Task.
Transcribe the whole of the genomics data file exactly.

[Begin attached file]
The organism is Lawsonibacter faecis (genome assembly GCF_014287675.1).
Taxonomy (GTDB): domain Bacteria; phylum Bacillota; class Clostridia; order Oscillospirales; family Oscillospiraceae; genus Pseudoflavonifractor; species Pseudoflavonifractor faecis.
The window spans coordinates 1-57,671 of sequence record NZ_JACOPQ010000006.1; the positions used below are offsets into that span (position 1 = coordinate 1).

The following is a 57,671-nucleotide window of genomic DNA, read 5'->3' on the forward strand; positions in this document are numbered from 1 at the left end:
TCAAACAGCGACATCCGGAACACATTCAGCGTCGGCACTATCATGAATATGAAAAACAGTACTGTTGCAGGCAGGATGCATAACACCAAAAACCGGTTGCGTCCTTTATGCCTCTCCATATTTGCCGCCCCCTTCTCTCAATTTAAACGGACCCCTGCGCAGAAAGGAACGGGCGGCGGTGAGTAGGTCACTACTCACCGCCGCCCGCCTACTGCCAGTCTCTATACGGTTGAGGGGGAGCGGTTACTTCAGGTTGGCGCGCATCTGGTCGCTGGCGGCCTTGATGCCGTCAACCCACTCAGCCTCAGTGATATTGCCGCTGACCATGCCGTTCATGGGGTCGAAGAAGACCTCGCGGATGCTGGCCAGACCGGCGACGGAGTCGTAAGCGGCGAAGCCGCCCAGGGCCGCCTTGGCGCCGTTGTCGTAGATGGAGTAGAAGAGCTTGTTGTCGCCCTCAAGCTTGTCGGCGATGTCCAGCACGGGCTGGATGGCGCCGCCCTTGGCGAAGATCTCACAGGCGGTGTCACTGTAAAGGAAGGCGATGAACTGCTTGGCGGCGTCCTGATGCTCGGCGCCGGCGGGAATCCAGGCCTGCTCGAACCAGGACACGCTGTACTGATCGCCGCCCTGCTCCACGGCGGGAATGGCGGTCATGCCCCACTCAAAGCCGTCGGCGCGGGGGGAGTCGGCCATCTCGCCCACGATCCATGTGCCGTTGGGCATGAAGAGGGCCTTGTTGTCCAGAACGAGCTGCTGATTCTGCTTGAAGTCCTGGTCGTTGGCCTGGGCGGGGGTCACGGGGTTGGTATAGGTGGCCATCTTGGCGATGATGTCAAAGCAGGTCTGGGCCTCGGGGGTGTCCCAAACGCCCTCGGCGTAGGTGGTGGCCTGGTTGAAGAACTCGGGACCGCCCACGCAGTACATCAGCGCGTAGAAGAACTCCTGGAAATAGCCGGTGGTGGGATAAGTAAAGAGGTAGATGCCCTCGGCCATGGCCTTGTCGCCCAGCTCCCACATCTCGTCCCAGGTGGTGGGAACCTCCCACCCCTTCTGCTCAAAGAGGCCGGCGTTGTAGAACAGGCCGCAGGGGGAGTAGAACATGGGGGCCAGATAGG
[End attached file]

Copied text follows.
The organism is Lawsonibacter faecis (genome assembly GCF_014287675.1).
Taxonomy (GTDB): domain Bacteria; phylum Bacillota; class Clostridia; order Oscillospirales; family Oscillospiraceae; genus Pseudoflavonifractor; species Pseudoflavonifractor faecis.
The window spans coordinates 1-57,671 of sequence record NZ_JACOPQ010000006.1; the positions used below are offsets into that span (position 1 = coordinate 1).

The following is a 57,671-nucleotide window of genomic DNA, read 5'->3' on the forward strand; positions in this document are numbered from 1 at the left end:
TCAAACAGCGACATCCGGAACACATTCAGCGTCGGCACTATCATGAATATGAAAAACAGTACTGTTGCAGGCAGGATGCATAACACCAAAAACCGGTTGCGTCCTTTATGCCTCTCCATATTTGCCGCCCCCTTCTCTCAATTTAAACGGACCCCTGCGCAGAAAGGAACGGGCGGCGGTGAGTAGGTCACTACTCACCGCCGCCCGCCTACTGCCAGTCTCTATACGGTTGAGGGGGAGCGGTTACTTCAGGTTGGCGCGCATCTGGTCGCTGGCGGCCTTGATGCCGTCAACCCACTCAGCCTCAGTGATATTGCCGCTGACCATGCCGTTCATGGGGTCGAAGAAGACCTCGCGGATGCTGGCCAGACCGGCGACGGAGTCGTAAGCGGCGAAGCCGCCCAGGGCCGCCTTGGCGCCGTTGTCGTAGATGGAGTAGAAGAGCTTGTTGTCGCCCTCAAGCTTGTCGGCGATGTCCAGCACGGGCTGGATGGCGCCGCCCTTGGCGAAGATCTCACAGGCGGTGTCACTGTAAAGGAAGGCGATGAACTGCTTGGCGGCGTCCTGATGCTCGGCGCCGGCGGGAATCCAGGCCTGCTCGAACCAGGACACGCTGTACTGATCGCCGCCCTGCTCCACGGCGGGAATGGCGGTCATGCCCCACTCAAAGCCGTCGGCGCGGGGGGAGTCGGCCATCTCGCCCACGATCCATGTGCCGTTGGGCATGAAGAGGGCCTTGTTGTCCAGAACGAGCTGCTGATTCTGCTTGAAGTCCTGGTCGTTGGCCTGGGCGGGGGTCACGGGGTTGGTATAGGTGGCCATCTTGGCGATGATGTCAAAGCAGGTCTGGGCCTCGGGGGTGTCCCAAACGCCCTCGGCGTAGGTGGTGGCCTGGTTGAAGAACTCGGGACCGCCCACGCAGTACATCAGCGCGTAGAAGAACTCCTGGAAATAGCCGGTGGTGGGATAAGTAAAGAGGTAGATGCCCTCGGCCATGGCCTTGTCGCCCAGCTCCCACATCTCGTCCCAGGTGGTGGGAACCTCCCACCCCTTCTGCTCAAAGAGGCCGGCGTTGTAGAACAGGCCGCAGGGGGAGTAGAACATGGGGGCCAGATAGG